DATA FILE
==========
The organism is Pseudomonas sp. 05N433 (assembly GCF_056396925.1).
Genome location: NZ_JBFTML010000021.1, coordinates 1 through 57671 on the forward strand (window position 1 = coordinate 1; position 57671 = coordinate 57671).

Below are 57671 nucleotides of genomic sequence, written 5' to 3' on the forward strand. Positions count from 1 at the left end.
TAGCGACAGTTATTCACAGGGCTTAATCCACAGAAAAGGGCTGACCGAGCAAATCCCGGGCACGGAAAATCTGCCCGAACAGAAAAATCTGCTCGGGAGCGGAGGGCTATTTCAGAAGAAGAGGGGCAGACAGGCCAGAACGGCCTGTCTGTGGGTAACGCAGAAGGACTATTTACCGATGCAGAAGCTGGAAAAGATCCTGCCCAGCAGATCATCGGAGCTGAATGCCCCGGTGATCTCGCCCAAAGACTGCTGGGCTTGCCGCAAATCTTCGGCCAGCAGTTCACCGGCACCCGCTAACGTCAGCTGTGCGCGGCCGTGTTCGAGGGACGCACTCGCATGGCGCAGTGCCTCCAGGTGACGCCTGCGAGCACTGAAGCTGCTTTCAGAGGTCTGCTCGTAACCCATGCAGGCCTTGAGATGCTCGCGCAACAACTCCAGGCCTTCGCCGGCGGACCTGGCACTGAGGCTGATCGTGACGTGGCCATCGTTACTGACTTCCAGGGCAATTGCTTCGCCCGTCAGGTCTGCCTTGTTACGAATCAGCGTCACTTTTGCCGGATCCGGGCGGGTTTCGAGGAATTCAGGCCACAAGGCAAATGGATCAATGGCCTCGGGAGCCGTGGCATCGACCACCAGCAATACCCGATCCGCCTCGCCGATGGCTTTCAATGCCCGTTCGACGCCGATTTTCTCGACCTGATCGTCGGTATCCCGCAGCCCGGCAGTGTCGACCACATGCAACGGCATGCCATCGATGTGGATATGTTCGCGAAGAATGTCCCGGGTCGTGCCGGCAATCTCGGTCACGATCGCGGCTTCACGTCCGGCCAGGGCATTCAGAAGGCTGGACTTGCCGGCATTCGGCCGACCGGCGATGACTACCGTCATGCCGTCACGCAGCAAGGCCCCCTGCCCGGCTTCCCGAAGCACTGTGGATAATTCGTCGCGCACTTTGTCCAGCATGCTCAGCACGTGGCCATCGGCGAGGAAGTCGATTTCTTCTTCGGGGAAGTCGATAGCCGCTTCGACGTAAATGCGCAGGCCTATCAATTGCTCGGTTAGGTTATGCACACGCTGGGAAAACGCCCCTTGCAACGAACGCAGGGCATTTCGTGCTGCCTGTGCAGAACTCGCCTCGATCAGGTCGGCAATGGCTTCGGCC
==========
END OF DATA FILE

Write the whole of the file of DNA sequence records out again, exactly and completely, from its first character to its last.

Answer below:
The organism is Pseudomonas sp. 05N433 (assembly GCF_056396925.1).
Genome location: NZ_JBFTML010000021.1, coordinates 1 through 57671 on the forward strand (window position 1 = coordinate 1; position 57671 = coordinate 57671).

Below are 57671 nucleotides of genomic sequence, written 5' to 3' on the forward strand. Positions count from 1 at the left end.
TAGCGACAGTTATTCACAGGGCTTAATCCACAGAAAAGGGCTGACCGAGCAAATCCCGGGCACGGAAAATCTGCCCGAACAGAAAAATCTGCTCGGGAGCGGAGGGCTATTTCAGAAGAAGAGGGGCAGACAGGCCAGAACGGCCTGTCTGTGGGTAACGCAGAAGGACTATTTACCGATGCAGAAGCTGGAAAAGATCCTGCCCAGCAGATCATCGGAGCTGAATGCCCCGGTGATCTCGCCCAAAGACTGCTGGGCTTGCCGCAAATCTTCGGCCAGCAGTTCACCGGCACCCGCTAACGTCAGCTGTGCGCGGCCGTGTTCGAGGGACGCACTCGCATGGCGCAGTGCCTCCAGGTGACGCCTGCGAGCACTGAAGCTGCTTTCAGAGGTCTGCTCGTAACCCATGCAGGCCTTGAGATGCTCGCGCAACAACTCCAGGCCTTCGCCGGCGGACCTGGCACTGAGGCTGATCGTGACGTGGCCATCGTTACTGACTTCCAGGGCAATTGCTTCGCCCGTCAGGTCTGCCTTGTTACGAATCAGCGTCACTTTTGCCGGATCCGGGCGGGTTTCGAGGAATTCAGGCCACAAGGCAAATGGATCAATGGCCTCGGGAGCCGTGGCATCGACCACCAGCAATACCCGATCCGCCTCGCCGATGGCTTTCAATGCCCGTTCGACGCCGATTTTCTCGACCTGATCGTCGGTATCCCGCAGCCCGGCAGTGTCGACCACATGCAACGGCATGCCATCGATGTGGATATGTTCGCGAAGAATGTCCCGGGTCGTGCCGGCAATCTCGGTCACGATCGCGGCTTCACGTCCGGCCAGGGCATTCAGAAGGCTGGACTTGCCGGCATTCGGCCGACCGGCGATGACTACCGTCATGCCGTCACGCAGCAAGGCCCCCTGCCCGGCTTCCCGAAGCACTGTGGATAATTCGTCGCGCACTTTGTCCAGCATGCTCAGCACGTGGCCATCGGCGAGGAAGTCGATTTCTTCTTCGGGGAAGTCGATAGCCGCTTCGACGTAAATGCGCAGGCCTATCAATTGCTCGGTTAGGTTATGCACACGCTGGGAAAACGCCCCTTGCAACGAACGCAGGGCATTTCGTGCTGCCTGTGCAGAACTCGCCTCGATCAGGTCGGCAATGGCTTCGGCC